Re: Swappiness default
- From: Rashkae <ubuntu@xxxxxxxxxxxxxxx>
- Date: Mon, 23 May 2011 10:56:39 -0400
On 05/23/2011 10:51 AM, Hakan Koseoglu wrote:
Setting the swappiness to 0 delays any swaps until you've run out of
RAM completely and only then it starts writing to disk. As a result if
you have a lot of RAM, it's preferrable. On the other hand, when you
run out of memory, it will start heavily swapping immediately (depends
on how many processes want to grab the lot).
If you set it to a high number, the system will housekeep very often
and you will experience slow downs when you really don't need any (I
have 2GB free, why are you swapping 1GB, oh the wise kernel?)...
Because using ram to cache frequently accessed files (such as mem-mapped libraries, as an example) is much better for overall system performance than holding little used pages of application ram. Course, if you have objective benchmarks that contradict this...... (yeah, I know, I'm not providing any either. But without proof otherwise, I'm going with the opinion of those who actually performance test the kernel with measurable metrics)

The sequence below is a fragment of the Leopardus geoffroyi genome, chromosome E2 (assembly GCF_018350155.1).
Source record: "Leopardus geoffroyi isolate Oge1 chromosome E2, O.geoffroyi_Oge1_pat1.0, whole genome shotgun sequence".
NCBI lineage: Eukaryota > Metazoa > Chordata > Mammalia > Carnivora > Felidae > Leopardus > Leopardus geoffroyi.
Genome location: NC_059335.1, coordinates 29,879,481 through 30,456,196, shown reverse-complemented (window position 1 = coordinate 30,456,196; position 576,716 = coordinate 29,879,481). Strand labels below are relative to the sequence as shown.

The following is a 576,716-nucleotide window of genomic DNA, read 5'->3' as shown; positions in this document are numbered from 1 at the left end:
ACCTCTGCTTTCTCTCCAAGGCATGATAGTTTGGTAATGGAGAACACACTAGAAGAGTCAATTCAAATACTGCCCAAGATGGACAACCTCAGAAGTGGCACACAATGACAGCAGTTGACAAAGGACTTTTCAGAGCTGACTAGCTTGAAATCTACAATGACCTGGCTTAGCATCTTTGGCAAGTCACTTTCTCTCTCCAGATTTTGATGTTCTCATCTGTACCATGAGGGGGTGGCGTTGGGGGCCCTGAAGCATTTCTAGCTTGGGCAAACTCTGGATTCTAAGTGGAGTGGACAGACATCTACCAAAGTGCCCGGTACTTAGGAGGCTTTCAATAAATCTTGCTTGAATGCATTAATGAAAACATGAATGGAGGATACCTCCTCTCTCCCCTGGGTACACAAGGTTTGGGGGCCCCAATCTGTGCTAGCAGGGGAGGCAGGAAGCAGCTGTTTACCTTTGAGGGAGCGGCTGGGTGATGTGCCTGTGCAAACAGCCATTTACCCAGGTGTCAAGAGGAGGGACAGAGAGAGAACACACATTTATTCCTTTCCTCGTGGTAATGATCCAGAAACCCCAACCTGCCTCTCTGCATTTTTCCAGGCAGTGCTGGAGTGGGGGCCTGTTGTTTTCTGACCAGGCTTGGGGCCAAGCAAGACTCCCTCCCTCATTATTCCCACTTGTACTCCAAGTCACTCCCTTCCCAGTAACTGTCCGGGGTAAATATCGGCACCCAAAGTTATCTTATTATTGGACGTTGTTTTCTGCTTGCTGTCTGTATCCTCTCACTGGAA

You should also keep in mind that a page is swap can also be in Ram at the same time. Being in swap only means that that ram can be quickly paged out instantly at need. Again, overall better system speed is achieved.
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